Aluminium (the original Al-Star, released in 1997, discontinued is 2015)
Graphite
Silver Blue (discontinued around 2010)
Silver Green (discontinued around 2008)
Ocean Blue (2007 Special or Limited Edition, now in regular line up)
Raspberry (missing from photo) (2008 Special or Limited Edition)
Black Purple (2009 Special or Limited Edition, now in regular line up)
Coffee (2010 Special or Limited Edition)
Ruby (2011 Special or Limited Edition)
Pearl (2013 Special or Limited Edition)
Black (2013 Special or Limited Edition, now in regular line up)
Blue Green (2014 Special or Limited Edition)
Copper Orange (2015 Special or Limited Edition)
Charged Green (2016 Special or Limited Edition)

LAMY al-stars2

The owner of this second collection is looking for a “2008 Limited Edition Raspberry” Al-star, if anyone has one for sale at a reasonable price (the one on eBay currently offered at $236 is not reasonable!), let us know as he is quite interested.

The dates are from this helpful page – http://kmpn.blogspot.ca/2011/03/lamy-al-star-collection.html

February 13, 2016 – “Green” Lamy Safari & Safari Al-Star Fountain Pens

Sample of Blue and Blue-Black ink swatches

I was recently asked for a sample of some of the more popular, at least in my view, blue and blue-black inks so I thought I would share them with you.  I hope you find these interesting and helpful to your search for the ultimate blue and blue-black ink:

Sample of Blue and BB pg1 scans Sample of Blue and BB pg2 scans

 

Sample of Blue and Blue-Black ink swatches

January 23, 2016 at the LPC

LPC Hancock_header scans

Handwriting Day “aka John Hancock Day” was established in 1977 and is celebrated on the birthday of – you guessed it, John Hancock.  Mr. Hancock, who was the President of Congress when the Declaration of Independence was adopted and the U.S. was born, is perhaps best known for his iconic signature on the U.S. Declaration of Independence.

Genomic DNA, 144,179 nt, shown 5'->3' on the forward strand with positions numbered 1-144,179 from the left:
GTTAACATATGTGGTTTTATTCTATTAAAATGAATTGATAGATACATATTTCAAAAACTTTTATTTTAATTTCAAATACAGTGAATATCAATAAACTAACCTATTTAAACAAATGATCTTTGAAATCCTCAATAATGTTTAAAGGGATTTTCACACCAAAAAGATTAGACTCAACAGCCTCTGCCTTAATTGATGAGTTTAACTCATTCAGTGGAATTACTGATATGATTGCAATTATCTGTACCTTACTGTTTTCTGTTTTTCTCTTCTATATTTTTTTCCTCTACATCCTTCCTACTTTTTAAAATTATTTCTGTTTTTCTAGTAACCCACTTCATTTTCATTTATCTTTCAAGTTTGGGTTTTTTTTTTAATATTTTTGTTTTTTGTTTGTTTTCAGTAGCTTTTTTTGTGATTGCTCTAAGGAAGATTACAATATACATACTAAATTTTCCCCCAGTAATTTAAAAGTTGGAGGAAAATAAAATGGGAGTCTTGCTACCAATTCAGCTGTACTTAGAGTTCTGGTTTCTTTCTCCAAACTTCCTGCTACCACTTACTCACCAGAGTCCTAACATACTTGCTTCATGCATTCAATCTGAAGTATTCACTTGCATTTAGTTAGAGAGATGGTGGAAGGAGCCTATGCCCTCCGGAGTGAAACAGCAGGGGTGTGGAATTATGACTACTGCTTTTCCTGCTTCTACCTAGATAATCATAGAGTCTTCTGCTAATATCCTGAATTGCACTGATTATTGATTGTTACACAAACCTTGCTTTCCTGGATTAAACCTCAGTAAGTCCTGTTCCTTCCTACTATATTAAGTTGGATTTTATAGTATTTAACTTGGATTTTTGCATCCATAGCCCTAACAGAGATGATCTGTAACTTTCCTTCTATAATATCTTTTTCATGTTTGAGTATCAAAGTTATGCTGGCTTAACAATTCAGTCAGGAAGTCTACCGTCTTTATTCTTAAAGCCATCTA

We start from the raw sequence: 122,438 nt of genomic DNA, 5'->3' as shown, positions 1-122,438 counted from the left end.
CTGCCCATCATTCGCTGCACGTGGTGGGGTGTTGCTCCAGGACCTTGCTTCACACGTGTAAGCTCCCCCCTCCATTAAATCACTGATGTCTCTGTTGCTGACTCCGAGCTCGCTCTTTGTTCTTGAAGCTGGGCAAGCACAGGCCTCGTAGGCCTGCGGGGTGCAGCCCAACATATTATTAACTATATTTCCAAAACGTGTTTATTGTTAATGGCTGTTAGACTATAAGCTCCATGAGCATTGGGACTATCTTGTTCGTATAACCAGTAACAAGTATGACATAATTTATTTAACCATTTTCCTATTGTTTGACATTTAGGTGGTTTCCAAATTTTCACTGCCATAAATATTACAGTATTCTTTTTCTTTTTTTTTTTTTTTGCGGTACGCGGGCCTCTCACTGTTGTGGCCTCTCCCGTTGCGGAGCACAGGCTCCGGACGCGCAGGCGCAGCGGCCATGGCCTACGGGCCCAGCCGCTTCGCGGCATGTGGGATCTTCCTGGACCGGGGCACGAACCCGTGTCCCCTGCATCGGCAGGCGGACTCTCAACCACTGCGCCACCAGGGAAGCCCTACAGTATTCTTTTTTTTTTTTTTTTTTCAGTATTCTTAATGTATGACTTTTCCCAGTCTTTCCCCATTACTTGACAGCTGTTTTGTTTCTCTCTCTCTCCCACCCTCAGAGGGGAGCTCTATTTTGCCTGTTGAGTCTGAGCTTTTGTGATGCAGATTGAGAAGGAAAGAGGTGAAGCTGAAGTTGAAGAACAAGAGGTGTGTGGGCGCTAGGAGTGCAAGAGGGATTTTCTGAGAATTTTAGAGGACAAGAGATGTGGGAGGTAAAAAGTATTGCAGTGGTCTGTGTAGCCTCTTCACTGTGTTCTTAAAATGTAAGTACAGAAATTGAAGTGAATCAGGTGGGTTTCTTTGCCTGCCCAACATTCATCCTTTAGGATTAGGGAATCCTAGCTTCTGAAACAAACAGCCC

For an excellent discussion of why cursive handwriting is so important, please read “10 Reasons to Teach your Child Handwriting in the Digital Age” 

We at the LPC decided to celebrate by having everyone submit a sample of their handwriting of a passage, quote, etc… that holds particular meaning to them.  Of course, some had more to say than others (the lawyer, nudge, nudge, wink, wink, say no more).

Without any further ado, here they are:

LPC Hancock1 scans LPC Hancock2 scans LPC Hancock3 scans

LPC Hancock4 scans LPC Hancock10 scansLPC Hancock11 scansLPC Hancock12 scans
LPC Hancock5 scans LPC Hancock6 scans LPC Hancock7 scans LPC Hancock8 scans LPC Hancock9 scans

 

 

January 23, 2016 at the LPC

Former Parker Ink Factory is Transformed into High Tech Home

Last August, we wrote about the building in downtown London Ontario across from the Greyhound Bus Terminal that formerly housed the Parker Pen Co. and their fountain pen ink manufacturing facility.  You can read that blog posting by clicking here.
The building is in the news, the Harmony Buffet has moved out and the building is being renovated to house a technology company.  You can read about it in the London Free Press by clicking here. While we are pleased to see the building survive rather than being torn down for a parking lot, it will be interesting to see if the building is still recognizable after the renovations?
Further to the above,  we have another update on the former Parker Ink Factory in London, Ontario and its conversion to high tech office space.  This follow-up article in the London Free Press makes reference to the fact that the building was occupied by the Parker Pen Co. in the 1950s.
How ironic would it be if the twenty-somethings that tote their laptops to work here use fountain pens …
Former Parker Ink Factory is Transformed into High Tech Home